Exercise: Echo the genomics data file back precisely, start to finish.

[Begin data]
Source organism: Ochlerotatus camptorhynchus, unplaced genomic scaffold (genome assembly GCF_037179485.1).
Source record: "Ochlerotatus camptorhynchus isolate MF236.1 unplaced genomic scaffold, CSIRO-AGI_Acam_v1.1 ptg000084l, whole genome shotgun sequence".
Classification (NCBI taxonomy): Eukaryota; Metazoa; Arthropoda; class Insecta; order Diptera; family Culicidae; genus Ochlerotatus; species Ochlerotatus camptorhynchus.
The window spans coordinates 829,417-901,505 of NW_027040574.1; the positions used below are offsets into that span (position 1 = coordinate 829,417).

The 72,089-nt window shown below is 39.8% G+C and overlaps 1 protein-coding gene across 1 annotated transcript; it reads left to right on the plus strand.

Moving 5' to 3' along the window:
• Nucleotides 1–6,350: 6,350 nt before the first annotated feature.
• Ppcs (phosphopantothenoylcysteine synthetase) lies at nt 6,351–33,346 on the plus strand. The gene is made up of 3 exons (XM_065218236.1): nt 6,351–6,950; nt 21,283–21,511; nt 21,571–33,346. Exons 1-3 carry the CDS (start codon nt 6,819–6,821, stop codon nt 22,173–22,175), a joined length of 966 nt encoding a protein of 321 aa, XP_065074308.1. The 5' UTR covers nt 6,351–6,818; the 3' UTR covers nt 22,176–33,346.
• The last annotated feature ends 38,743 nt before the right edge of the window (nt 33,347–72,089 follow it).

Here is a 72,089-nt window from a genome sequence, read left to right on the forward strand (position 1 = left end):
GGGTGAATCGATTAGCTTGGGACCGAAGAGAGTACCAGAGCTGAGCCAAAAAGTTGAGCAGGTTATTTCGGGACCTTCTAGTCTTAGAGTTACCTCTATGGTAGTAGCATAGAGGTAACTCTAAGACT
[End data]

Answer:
Source organism: Ochlerotatus camptorhynchus, unplaced genomic scaffold (genome assembly GCF_037179485.1).
Source record: "Ochlerotatus camptorhynchus isolate MF236.1 unplaced genomic scaffold, CSIRO-AGI_Acam_v1.1 ptg000084l, whole genome shotgun sequence".
Classification (NCBI taxonomy): Eukaryota; Metazoa; Arthropoda; class Insecta; order Diptera; family Culicidae; genus Ochlerotatus; species Ochlerotatus camptorhynchus.
The window spans coordinates 829,417-901,505 of NW_027040574.1; the positions used below are offsets into that span (position 1 = coordinate 829,417).

The 72,089-nt window shown below is 39.8% G+C and overlaps 1 protein-coding gene across 1 annotated transcript; it reads left to right on the plus strand.

Moving 5' to 3' along the window:
• Nucleotides 1–6,350: 6,350 nt before the first annotated feature.
• Ppcs (phosphopantothenoylcysteine synthetase) lies at nt 6,351–33,346 on the plus strand. The gene is made up of 3 exons (XM_065218236.1): nt 6,351–6,950; nt 21,283–21,511; nt 21,571–33,346. Exons 1-3 carry the CDS (start codon nt 6,819–6,821, stop codon nt 22,173–22,175), a joined length of 966 nt encoding a protein of 321 aa, XP_065074308.1. The 5' UTR covers nt 6,351–6,818; the 3' UTR covers nt 22,176–33,346.
• The last annotated feature ends 38,743 nt before the right edge of the window (nt 33,347–72,089 follow it).

Here is a 72,089-nt window from a genome sequence, read left to right on the forward strand (position 1 = left end):
GGGTGAATCGATTAGCTTGGGACCGAAGAGAGTACCAGAGCTGAGCCAAAAAGTTGAGCAGGTTATTTCGGGACCTTCTAGTCTTAGAGTTACCTCTATGGTAGTAGCATAGAGGTAACTCTAAGACT